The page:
Plan Guides

Plan guides in SQL Server 2005 provide the opportunity to optimize a query without changing the actual code of the query. This is especially useful when dealing with third party vendor applications where access to code may not be available. A plan guide allows associating query hints with a query without changing the query.

EXEC sp_create_plan_guide

    @name = N'SolveParameterSniffing',

    @stmt = N'SELECT orderid, customerid, orderdate, shippeddate

               FROM Orders

               WHERE customerid = @customerid',

    @type = N'OBJECT',

    @module_or_batch = N'GetCustomerOrders',

    @params = NULL,

    @hints = N'OPTION (RECOMPILE)';



USE PLAN query hint
Another plan stability feature in SQL Server 2005 is the USE PLAN "xml_plan" query hint, which allows forcing the use of a specific plan every time the query is run.

Additional Resources:

Batch Compilation, Recompilation, and Plan Caching Issues in SQL Server 2005
http://www.microsoft.com/technet/prodtechnol/sql/2005/recomp.mspx

10 comments:

Razvan Socol said...

In SQL Server 2005 SP3 CU9 or later, in SQL Server 2008 SP1 CU7 or later, as well in SQL Server 2008 R2 CU2 or later, you can disable parameter sniffing using the trace flag 4136. See http://support.microsoft.com/kb/980653 for more details.

Razvan

Anonymous said...

Reading your article, I found out I had a 'parameter sniffing' problem.

I tried local variables as you mentioned and it really speeds up my queries. Thanks a lot.

Ric said...

Very cool, had the same problem, switched to using 'local' variables and all is well again, still a bit confused about the whole situation, so will continue to read around what is happening!

Thanks.

Bernie Black said...

GREAT ARTICLE. Summed up everyting nicely. Learned alot.

Pritam said...

Great Article...saved me from Worse..Thanks..But can this be avoided ?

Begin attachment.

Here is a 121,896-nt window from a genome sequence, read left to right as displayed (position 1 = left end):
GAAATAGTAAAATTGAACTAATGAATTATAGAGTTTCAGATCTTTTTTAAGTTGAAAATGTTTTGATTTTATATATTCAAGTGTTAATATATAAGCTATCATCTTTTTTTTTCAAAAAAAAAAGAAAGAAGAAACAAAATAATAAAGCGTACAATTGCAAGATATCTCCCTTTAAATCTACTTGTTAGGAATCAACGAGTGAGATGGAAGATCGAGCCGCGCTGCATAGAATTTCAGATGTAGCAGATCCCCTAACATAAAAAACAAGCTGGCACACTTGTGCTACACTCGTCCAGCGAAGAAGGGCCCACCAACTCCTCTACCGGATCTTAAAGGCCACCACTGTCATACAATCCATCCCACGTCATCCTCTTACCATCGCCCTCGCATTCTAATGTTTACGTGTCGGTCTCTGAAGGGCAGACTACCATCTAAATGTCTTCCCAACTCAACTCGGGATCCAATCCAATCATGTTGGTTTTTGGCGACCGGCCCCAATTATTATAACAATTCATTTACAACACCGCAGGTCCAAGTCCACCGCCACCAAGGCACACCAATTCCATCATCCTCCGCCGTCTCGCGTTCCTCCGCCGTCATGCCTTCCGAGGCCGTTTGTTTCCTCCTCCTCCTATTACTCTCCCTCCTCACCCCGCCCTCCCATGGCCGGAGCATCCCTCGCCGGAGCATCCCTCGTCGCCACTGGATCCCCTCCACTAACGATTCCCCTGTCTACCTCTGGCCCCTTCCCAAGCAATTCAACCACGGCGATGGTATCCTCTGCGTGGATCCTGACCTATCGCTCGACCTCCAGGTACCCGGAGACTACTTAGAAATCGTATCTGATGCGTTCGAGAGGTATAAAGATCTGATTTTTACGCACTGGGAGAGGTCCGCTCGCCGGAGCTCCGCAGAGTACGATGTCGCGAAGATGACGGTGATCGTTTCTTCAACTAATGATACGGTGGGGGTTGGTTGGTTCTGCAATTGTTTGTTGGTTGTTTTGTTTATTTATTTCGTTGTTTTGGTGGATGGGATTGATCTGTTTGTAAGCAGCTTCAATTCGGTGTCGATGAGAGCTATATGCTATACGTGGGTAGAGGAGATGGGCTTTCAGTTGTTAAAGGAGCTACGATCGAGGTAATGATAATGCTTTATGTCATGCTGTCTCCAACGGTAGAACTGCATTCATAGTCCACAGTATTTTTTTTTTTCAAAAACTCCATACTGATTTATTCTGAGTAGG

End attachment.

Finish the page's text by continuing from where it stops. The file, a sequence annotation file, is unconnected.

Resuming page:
DOUG LUBEY said...

10,000% IMPROVEMENT

THANKS FOR THE TIP; THE LOCAL VARIABLES DID NOT FIX MY PROBLEM.
BUT SHED SOME LIGHT ON IT;

ALSO TRY AND USE SPECIFIC FILTERS IN PLACE OF >=.

EXAMPLE> MY LOGICAL READS WERE IN THE 100,000+ RANGE WHEN UTILIZING THE >= CLAUSE FOR ONE OF MY FILTERS.

CORRECTION> I CHANGE
[TDATE] >= GETDATE()

TO BE:
[TDATE] BETWEEN GEDATE()+ DATEADD(YEAR,40,GETDATE())

THE IMPACT WAS REDUCED BY LOGICAL READS TO BE ABOUT 1000...

CRAZY IMPROVEMENT...I TRIED SO MANY OTHER TECHNIQUES AND FINALLY DETERMINED THIS WAS SO SIMPLE BUT OVERLLOKED.

THANKS,
DOUG LUBEY OF LOUISIANA


REFERENCE:
total_logical_reads
total_physcial_reads

Anonymous said...

Thanks a lot. This article is very helpful and saved the performance issues we had on live. The solution I implemented was "Replace parameters with local variables"

Arjun Adhikari said...

Nice Article.. It helped me when I was resolving timeout issue.
LIKED IT!!!

David said...

Thank you very much! This work for me and saved me time! Amazing how the stored procedure went from over 6 minutes to instantaneous (< 1 sec).

Anonymous said...

It really works! Thanks a lot!!!!
My query with a lot of filters and grouping case takes just 7 seconds. But my stored procedure with the SAME query inside had run longer than 5 minutes! So, I've followed parameter sniffing advice and used local variables, and now my stored procedure runs in 7 seconds! Awesome! My sincere appreciation!!!